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March 14, 2023

Ask Lisa Podcast - Episode 110

What Is Real Self-Care for Parents? Special Guest and Author: Pooja Lakshmin, MD

Episode 110

What’s the difference between real and faux self-care? Dr. Pooja Lakshmin helps us rethink what it means to care for ourselves and answers listeners’ questions related to her new book, Real Self-Care: A Transformative Program for Redefining Wellness (Crystals, Cleanses, and Bubble Baths Not Included). Dr. Lisa and Reena find out how to realistically manage life’s pressures – from raising kids to managing aging parents – while making self-care a priority. Dr. Lakshmin discusses the personal journey that inspired her new book and the step-by-step approach to real change that she details for readers.

March 14, 2023 | 30 min

Transcript | What Is Real Self-Care for Parents? Special Guest and Author: Pooja Lakshmin, MD

Ask Lisa Podcast, Ep. 110: What Is Real Self-Care for Parents? Special Guest and Author- Pooja Lakshmin, MD

The Ask Lisa Podcast does not constitute medical advice and is not a substitute for professional mental health advice, diagnosis or treatment. If you have concerns about your child’s well-being, consult a physician or mental health professional.

The following transcript has been automatically generated by an AI system and should be used for informational purposes only. We cannot guarantee the accuracy, completeness, or timeliness of the information provided.

——

Reena Ninan
So, Lisa, we talk so much about self care, self care, but I feel like people don’t give us real solutions in this moment that can make a difference.

Lisa Damour
It’s true, right? A lot of talk but really where does the rubber hit the road on self care?

Reena Ninan
I am so excited to have Pooja joining us who is absolutely amazing. She’s got this new book out it is fantastic. You’re gonna because it has solutions. Dr. Pooja Lakshmin is a psychiatrist and New York Times contributor and she’s author of this new book out today. It’s called Real Self-Care. I love the title “crystals cleanses and bubble baths not included.” Isn’t that fabulous?

Lisa Damour
It’s a great title. I knew immediately I was like, Oh, this is my woman.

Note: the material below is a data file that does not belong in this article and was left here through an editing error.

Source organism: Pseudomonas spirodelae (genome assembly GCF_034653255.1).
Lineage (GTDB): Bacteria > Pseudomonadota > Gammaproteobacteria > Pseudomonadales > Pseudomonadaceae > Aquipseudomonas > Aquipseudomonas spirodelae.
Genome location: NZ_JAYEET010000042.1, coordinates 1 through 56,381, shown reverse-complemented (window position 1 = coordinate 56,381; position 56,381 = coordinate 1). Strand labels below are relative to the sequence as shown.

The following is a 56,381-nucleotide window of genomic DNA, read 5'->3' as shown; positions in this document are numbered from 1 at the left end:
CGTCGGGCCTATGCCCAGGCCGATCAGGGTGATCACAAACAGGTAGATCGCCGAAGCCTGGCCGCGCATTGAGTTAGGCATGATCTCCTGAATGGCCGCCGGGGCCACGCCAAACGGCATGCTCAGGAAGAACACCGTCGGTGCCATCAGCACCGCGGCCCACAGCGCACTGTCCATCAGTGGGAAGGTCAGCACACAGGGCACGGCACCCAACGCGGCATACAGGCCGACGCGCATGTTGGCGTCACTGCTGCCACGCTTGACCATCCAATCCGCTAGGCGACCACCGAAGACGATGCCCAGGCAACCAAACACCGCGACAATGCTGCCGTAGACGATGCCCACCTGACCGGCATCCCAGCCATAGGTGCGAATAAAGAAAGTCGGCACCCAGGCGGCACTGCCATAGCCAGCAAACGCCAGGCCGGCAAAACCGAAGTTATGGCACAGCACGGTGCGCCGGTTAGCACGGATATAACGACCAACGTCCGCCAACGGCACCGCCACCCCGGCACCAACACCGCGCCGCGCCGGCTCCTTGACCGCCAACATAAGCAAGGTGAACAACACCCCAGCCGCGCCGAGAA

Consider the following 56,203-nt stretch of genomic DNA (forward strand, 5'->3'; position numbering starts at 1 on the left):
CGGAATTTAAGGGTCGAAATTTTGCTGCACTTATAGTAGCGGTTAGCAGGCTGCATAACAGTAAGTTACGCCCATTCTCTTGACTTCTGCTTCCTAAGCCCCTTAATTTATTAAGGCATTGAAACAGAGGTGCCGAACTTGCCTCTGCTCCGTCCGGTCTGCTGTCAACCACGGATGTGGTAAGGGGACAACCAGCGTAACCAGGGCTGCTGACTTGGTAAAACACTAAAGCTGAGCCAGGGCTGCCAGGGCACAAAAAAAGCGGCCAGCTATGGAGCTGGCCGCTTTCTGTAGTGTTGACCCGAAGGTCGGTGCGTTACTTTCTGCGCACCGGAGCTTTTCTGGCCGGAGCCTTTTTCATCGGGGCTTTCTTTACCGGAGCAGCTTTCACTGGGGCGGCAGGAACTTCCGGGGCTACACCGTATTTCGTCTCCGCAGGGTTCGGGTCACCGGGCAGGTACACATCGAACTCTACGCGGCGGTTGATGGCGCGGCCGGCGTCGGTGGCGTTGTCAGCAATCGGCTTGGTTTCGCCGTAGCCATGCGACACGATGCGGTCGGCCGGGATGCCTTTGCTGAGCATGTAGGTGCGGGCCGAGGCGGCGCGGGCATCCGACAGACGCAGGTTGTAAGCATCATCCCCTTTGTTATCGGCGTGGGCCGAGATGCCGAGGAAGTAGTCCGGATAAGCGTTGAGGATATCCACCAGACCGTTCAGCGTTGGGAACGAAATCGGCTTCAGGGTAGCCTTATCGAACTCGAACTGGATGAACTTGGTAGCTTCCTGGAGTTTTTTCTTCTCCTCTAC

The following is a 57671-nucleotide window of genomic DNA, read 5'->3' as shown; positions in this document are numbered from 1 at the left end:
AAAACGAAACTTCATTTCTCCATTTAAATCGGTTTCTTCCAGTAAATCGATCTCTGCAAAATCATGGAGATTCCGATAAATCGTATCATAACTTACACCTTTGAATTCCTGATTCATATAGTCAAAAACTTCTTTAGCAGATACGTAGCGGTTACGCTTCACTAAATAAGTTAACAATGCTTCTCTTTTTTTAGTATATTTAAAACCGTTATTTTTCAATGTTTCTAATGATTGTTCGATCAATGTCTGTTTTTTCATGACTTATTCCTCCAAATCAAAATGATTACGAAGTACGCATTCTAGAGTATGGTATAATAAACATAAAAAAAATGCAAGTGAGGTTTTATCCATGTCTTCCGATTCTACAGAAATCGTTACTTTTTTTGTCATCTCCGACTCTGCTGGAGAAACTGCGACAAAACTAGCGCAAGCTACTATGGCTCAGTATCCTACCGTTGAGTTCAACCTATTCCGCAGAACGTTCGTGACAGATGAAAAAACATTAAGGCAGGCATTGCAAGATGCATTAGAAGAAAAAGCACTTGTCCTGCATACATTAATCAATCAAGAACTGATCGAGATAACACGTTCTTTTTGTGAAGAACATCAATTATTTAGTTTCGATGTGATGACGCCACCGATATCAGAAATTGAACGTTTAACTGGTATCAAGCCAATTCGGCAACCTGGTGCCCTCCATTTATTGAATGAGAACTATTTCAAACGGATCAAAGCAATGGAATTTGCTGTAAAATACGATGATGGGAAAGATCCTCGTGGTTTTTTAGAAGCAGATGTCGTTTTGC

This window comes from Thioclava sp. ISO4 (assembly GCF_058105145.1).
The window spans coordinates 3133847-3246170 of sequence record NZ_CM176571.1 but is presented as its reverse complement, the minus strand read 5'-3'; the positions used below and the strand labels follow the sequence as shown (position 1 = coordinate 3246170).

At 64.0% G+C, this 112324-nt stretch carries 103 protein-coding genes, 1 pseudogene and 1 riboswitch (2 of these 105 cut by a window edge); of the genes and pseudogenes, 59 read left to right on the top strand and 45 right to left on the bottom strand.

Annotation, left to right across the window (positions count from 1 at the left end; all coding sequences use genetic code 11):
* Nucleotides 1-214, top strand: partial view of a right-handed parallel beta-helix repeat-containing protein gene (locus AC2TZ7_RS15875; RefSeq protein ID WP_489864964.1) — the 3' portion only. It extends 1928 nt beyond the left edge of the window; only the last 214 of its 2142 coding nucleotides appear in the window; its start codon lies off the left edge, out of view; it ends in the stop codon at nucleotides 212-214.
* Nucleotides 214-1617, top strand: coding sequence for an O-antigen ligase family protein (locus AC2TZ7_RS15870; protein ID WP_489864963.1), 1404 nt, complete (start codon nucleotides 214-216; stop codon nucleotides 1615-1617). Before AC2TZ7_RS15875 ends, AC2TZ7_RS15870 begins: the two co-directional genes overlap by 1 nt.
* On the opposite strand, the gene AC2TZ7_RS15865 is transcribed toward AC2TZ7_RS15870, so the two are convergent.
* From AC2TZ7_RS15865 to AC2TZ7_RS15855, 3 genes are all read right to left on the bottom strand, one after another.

Reena Ninan
You did. You were talking about this. You’re like I have the perfect person. Her book outlines a program for redefining wellness and it really couldn’t come out at a better time. Pooja, welcome.

Pooja Lakshmin
Thank you so much for having me, Reena. And Lisa, I’m so excited to be here today.

Lisa Damour
Well, we’re honored and congratulations on your publication date. It is a big deal. And so we are just thrilled.

Pooja Lakshmin
Thank you. Thank you. Yes, it’s definitely a journey, as you both know, of kind of getting a book out and birthing birthing a book into the world.

Lisa Damour
Absolutely. Absolutely. All right, we’re just gonna get right down to business, we put out a call to questions to our fabulous listeners, and we pulled together ones that we just thought you can help us with so much. So here’s the first one. What’s the best way to schedule self care? Is it a few minutes a day or longer stretches less frequently? How should we think about this?

Pooja Lakshmin
Yes, this is a great question. And I think actually sort of gets to the heart of my message on real self care. And my answer might be a little bit controversial, in that I, you know, as a psychiatrist, I specialize in women’s mental health, and I am working and I’m constantly working with patients who are struggling with not being able to find time for self care. And my thesis in real self care is that when we make self care a task to check off, especially if you’re somebody who is like me, kind of a perfectionist, type a wants to do everything on the list, it just ends up being another burden. So I would actually say to this listener, instead kind of take a step back. And let’s not think about self care as something to do, or something to buy or something to schedule. But instead let’s think about self care, real self care as a way to be.

Reena Ninan
But Pooja, you know what I struggle with. I actually have to pencil it in because it’s not like breathing or having to cook dinner like something like if I don’t do it, there’s a consequence, which is at the point of my life, I feel like I’m at. So how do you deal with people who say, Okay, I took this two hours to get a massage, I feel better, but now I’ve got to work extra harder to make up for that time that I had for myself.

Pooja Lakshmin